“For 16 years, Wings for Life has been dedicated to finding and funding the necessary research to unlock the mysteries of paralysis from spinal cord injury,” said Anita Gerhardter, President of the board at Wings for Life. “These injuries, which happen to people of all walks of life in many different types of tragic accidents, severely change the lives of the injured and their families. Thanks to the collaborative efforts of research scientists like Dr. Verhaagen and Dr. Bradbury, we will one day be able to provide real solutions for paraplegics and quadriplegics. We are pleased to have partners like the Travis Roy Foundation on our journey.” continued Ms. Gerhardter.
Wings for Life was inspired by the tragic motorcycle accident that left Hannes Kinigadner, son of two-time motocross world champion Heinz Kinigadner, a tetraplegic. In the wake of this accident, Heinz Kinigadner and his friend and the founder of Red Bull, Dietrich Mateschitz, started Wings for Life with the purpose of finding a cure for everyone affected by these dreadful injuries.
“Thanks to our very generous donors – hockey players, WIFFLE ball teams, runners and general supporters – the Travis Roy Foundation is pleased to be able to work with Wings for Life,” said Travis Roy. “For years, we have wanted to make more of an impact on the world of spinal cord injury research and we know this partnership with Wings for Life will help us do that.”
The grant to Dr. Verhaagen and his lab joins two other multi-year funding relationships that the Travis Roy Foundation has maintained with Harvard’s Dr. Jeffrey Macklis and Columbia’s Dr. Jason Carmel. The Macklis Laboratory at Harvard focuses on understanding and development of the birth and growth of neurons and axons in the central nervous system and spinal cord – the wiring that connects the brain with our muscles and our senses. Columbia’s Dr. Carmel has been a major contributor to the field of using electrical stimulation to activate unused neurons and axons that may not have been damaged in a spinal cord injury to help regain lost motor function.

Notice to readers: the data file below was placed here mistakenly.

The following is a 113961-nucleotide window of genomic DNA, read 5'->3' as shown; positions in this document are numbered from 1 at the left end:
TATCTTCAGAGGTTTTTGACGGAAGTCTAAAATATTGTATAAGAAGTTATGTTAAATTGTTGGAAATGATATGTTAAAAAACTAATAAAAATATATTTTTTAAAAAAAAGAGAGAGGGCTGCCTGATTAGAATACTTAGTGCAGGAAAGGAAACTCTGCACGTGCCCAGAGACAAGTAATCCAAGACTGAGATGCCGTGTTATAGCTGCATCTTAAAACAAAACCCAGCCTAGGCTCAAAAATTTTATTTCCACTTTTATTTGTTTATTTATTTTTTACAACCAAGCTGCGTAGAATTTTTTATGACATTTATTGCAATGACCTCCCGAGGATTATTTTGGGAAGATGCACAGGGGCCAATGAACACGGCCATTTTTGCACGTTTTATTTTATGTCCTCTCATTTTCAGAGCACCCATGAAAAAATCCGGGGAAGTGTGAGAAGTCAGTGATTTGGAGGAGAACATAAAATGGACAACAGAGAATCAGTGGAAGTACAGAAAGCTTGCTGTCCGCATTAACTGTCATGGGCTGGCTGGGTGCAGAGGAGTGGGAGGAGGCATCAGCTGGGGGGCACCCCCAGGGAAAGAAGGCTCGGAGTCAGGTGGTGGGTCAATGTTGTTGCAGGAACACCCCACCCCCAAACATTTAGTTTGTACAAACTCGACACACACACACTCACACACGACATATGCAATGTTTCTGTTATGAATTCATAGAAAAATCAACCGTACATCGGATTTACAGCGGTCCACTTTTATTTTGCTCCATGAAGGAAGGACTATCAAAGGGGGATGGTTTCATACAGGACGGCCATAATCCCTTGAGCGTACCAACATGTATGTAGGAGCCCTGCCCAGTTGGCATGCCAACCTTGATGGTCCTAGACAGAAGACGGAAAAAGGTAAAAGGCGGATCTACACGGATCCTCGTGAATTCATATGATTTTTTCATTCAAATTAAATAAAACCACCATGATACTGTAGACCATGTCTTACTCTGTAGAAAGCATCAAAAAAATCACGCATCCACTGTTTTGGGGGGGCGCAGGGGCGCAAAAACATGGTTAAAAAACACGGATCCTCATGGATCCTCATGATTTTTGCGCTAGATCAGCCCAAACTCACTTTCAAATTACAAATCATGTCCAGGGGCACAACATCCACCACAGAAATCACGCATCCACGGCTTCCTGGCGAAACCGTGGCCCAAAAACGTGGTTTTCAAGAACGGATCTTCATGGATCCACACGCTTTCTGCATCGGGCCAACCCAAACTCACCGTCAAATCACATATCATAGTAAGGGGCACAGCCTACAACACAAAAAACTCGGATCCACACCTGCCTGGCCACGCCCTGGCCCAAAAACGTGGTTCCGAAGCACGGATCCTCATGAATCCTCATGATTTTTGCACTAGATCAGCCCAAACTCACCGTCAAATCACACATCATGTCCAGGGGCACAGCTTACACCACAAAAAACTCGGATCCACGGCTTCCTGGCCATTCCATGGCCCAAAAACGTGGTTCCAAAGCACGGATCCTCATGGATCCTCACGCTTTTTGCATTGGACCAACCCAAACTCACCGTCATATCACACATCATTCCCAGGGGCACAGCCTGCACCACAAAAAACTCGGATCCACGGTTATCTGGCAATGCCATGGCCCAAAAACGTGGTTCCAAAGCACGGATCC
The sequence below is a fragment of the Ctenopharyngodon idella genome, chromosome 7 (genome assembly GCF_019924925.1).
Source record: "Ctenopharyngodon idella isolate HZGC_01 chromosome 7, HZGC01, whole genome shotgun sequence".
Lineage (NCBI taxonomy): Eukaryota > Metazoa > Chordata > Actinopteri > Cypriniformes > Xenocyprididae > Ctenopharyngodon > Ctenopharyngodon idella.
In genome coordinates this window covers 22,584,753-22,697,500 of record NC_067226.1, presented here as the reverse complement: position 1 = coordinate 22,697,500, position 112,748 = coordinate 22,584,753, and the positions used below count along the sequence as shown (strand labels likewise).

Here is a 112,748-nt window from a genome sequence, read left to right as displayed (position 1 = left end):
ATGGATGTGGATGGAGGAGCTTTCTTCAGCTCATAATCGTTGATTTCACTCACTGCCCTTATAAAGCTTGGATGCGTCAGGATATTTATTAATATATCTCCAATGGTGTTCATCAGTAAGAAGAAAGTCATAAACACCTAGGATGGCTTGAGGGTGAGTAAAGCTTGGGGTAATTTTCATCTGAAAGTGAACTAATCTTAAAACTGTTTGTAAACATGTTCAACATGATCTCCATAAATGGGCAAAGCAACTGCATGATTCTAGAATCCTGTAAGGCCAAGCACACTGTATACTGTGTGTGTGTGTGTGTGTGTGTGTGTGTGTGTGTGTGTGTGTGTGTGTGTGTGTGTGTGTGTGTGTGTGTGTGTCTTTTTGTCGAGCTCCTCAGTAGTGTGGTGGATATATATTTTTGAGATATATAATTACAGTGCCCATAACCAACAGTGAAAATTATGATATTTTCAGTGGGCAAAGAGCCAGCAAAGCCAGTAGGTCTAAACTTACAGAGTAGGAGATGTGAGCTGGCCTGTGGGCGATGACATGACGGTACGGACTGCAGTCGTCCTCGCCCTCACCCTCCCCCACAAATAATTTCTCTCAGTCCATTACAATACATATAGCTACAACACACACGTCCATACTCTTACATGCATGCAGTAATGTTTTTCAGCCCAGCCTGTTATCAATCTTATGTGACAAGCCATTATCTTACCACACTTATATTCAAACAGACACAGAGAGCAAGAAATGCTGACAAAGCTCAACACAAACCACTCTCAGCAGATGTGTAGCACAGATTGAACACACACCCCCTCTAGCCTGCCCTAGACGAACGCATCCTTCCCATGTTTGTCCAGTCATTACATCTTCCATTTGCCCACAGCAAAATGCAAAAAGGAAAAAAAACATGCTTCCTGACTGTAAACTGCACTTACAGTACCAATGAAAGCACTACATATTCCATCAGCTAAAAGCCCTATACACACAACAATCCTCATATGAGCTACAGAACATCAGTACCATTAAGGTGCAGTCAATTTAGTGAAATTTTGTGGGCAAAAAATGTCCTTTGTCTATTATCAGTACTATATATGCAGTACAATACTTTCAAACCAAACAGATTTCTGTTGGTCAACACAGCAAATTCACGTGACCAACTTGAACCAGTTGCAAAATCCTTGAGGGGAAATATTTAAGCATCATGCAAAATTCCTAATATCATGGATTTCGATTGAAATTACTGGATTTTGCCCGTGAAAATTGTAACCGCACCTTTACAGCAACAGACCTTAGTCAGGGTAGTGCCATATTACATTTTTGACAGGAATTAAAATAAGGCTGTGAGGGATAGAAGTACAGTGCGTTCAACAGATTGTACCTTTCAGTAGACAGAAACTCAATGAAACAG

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About the Travis Roy Foundation
The Travis Roy Foundation (TRF) was established in 1997 as a nonprofit dedicated to improving the lives of spinal cord injury survivors and their caregivers. Travis Roy launched his namesake foundation a year after surviving a catastrophic injury in his first and only hockey game for Boston University. Since that time, the Boston-based TRF has awarded more than 2,000 Quality of Life grants to individuals across the United States who have experienced a spinal cord injury, helping them lead more independent lives. Simultaneously, the TRF’s research grants fund scientists working tirelessly to find a breakthrough in the world of spinal cord injuries. Funding for the Travis Roy Foundation’s philanthropic efforts comes from individuals, corporations and foundations across North America.
About Wings for Life
Worldwide, millions of people are dependent on a wheelchair after having sustained a spinal cord injury, most often as the result of a traffic accident or a fall. Wings for Life is a not-for-profit spinal cord research foundation with the single mission to find the cure for spinal cord injury. Since 2004, Wings for Life has funded life-changing research projects and clinical trials around the globe. While the cure is still to be found, steady progress has been made. One hundred percent of donations will help work toward Wings for Life’s ultimate goal.